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How Adam Curtis gets into your head

The filmmaker talks about tyranny, the limitations of progressive politics, and myth of England

By Arron Merat   April 2021

Adam Curtis documentaries are as much about creating moods as telling stories. He has spent his career forging grand narratives about the way the world works by assembling rare film footage and setting it to pop and dance soundtracks—all with his own distinctive clipped, deadpan voiceover. It’s become something of a brand, and turned him from a cult documentary-maker into a cultural phenomenon. His films betray years of digging through the BBC archives. He has an eye for emotionally compelling footage: a wild bird befriending a soldier; a teenage black girl’s call for violence; crazed Afghan hounds juxtaposed with the state visit to London of the last Afghan king.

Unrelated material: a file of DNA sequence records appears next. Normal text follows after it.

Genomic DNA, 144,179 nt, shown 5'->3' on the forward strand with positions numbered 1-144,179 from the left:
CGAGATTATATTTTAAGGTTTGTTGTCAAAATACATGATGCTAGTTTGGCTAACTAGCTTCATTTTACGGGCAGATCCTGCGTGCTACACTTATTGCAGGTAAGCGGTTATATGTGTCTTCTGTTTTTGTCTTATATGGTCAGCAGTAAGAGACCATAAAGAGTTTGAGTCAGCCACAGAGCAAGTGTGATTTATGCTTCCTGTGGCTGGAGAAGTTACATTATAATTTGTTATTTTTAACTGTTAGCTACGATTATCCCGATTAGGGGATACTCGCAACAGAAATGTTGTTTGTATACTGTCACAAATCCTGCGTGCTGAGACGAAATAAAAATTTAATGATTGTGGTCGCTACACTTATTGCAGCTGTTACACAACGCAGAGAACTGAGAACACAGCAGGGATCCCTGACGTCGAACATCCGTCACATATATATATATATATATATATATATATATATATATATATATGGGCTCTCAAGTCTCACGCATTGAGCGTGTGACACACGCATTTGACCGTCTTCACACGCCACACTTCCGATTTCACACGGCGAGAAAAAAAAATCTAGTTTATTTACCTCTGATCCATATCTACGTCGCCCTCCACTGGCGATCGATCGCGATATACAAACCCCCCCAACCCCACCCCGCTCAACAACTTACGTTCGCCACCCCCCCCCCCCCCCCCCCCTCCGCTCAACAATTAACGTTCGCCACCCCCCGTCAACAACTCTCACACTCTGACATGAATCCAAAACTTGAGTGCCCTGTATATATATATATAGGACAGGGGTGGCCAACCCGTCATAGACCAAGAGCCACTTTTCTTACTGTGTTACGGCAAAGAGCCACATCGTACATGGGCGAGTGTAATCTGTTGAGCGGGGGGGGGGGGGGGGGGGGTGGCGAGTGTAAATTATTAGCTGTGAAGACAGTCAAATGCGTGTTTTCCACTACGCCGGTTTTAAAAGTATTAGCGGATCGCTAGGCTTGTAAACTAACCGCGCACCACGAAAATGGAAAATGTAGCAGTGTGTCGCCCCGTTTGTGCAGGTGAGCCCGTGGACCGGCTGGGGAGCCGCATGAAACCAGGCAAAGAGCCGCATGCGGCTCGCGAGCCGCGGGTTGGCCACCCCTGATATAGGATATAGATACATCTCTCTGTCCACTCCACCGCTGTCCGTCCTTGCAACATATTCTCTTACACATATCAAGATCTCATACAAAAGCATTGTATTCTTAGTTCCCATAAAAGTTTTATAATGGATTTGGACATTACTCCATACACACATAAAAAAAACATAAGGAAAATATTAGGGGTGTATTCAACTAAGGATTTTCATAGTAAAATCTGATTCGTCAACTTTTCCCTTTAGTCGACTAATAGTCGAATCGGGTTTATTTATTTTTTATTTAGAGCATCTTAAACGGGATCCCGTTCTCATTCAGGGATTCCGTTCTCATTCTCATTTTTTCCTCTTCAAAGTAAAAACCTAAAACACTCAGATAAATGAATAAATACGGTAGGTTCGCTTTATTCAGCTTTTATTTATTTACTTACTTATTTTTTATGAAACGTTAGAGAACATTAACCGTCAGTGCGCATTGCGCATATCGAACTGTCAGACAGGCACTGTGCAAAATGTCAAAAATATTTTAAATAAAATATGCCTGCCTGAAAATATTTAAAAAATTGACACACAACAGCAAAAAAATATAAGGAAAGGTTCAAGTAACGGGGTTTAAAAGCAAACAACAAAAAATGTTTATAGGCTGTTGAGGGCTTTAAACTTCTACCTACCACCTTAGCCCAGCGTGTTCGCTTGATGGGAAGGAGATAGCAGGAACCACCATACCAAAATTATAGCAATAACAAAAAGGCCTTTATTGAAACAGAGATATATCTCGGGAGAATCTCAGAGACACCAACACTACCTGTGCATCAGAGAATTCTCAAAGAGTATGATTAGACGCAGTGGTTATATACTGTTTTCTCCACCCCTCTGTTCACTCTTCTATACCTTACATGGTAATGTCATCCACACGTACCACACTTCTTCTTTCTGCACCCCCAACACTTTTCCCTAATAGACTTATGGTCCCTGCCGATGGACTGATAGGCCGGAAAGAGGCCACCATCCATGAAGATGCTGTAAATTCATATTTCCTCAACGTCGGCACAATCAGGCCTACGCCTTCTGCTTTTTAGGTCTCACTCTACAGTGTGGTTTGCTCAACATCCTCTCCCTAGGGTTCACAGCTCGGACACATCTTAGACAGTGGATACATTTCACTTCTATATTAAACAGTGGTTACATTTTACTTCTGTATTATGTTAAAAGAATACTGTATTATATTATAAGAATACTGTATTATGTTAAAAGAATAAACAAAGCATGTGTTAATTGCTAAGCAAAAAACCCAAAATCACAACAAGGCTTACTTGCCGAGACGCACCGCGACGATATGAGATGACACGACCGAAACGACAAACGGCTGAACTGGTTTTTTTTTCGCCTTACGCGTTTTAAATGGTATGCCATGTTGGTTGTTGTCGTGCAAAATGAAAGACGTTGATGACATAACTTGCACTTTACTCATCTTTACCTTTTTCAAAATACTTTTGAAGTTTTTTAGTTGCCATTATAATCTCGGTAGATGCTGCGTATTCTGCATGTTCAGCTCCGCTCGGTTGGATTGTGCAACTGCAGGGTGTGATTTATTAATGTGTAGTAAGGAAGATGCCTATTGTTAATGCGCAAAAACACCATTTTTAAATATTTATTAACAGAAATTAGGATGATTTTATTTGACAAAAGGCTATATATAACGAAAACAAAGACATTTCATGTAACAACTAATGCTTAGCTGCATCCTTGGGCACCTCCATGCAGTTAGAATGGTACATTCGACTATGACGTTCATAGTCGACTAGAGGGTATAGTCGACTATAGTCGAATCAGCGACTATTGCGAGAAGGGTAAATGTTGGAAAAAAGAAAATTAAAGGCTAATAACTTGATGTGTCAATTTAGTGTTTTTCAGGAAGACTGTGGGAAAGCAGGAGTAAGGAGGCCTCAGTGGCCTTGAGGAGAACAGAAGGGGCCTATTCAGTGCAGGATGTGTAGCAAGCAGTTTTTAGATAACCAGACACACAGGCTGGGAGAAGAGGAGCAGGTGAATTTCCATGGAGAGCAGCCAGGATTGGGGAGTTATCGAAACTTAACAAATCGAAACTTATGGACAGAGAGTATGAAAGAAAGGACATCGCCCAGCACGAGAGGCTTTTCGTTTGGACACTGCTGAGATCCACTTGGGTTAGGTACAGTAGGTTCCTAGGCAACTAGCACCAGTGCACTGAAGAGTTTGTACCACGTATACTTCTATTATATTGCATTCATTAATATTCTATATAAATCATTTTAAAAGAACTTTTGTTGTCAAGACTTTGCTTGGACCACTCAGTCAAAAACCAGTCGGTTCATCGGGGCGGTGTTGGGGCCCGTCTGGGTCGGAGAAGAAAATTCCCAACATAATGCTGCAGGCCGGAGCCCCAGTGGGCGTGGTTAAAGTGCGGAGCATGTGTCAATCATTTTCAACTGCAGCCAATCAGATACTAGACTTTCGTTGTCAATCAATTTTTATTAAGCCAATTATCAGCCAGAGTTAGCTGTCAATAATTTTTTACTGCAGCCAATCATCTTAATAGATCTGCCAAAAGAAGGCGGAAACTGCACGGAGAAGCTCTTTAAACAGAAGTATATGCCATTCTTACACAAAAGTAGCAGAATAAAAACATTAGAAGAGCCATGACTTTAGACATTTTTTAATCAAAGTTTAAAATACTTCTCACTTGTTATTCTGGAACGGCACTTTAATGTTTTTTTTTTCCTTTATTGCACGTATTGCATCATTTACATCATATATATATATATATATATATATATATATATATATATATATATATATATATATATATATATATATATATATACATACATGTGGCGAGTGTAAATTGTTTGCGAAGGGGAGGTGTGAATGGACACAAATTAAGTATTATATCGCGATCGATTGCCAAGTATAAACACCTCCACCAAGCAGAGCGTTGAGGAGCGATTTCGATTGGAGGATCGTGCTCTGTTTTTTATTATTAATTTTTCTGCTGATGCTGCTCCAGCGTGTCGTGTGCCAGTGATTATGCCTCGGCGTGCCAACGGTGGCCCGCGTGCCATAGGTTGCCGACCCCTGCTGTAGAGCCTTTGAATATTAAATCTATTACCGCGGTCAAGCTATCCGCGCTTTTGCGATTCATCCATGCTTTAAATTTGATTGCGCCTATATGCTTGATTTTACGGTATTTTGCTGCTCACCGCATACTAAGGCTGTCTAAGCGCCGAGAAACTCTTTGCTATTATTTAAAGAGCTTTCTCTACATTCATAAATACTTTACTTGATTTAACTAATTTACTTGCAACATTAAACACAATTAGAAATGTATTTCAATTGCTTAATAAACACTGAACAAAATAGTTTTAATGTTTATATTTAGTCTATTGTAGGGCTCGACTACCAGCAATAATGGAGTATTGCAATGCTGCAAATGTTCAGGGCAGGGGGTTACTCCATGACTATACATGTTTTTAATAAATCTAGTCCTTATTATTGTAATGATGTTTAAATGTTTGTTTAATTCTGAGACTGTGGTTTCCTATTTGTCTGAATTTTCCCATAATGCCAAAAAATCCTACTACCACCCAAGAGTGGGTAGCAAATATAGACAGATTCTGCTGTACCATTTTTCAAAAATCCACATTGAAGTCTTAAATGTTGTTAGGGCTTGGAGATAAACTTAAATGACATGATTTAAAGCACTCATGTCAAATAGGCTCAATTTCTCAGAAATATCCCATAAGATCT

While his films have covered a wide territory—the British establishment, the war on terror, political propaganda—they are animated by a concern for human freedom, and what Curtis sees as the “pessimistic managerialism” curtailing it.

Curtis is unique among…

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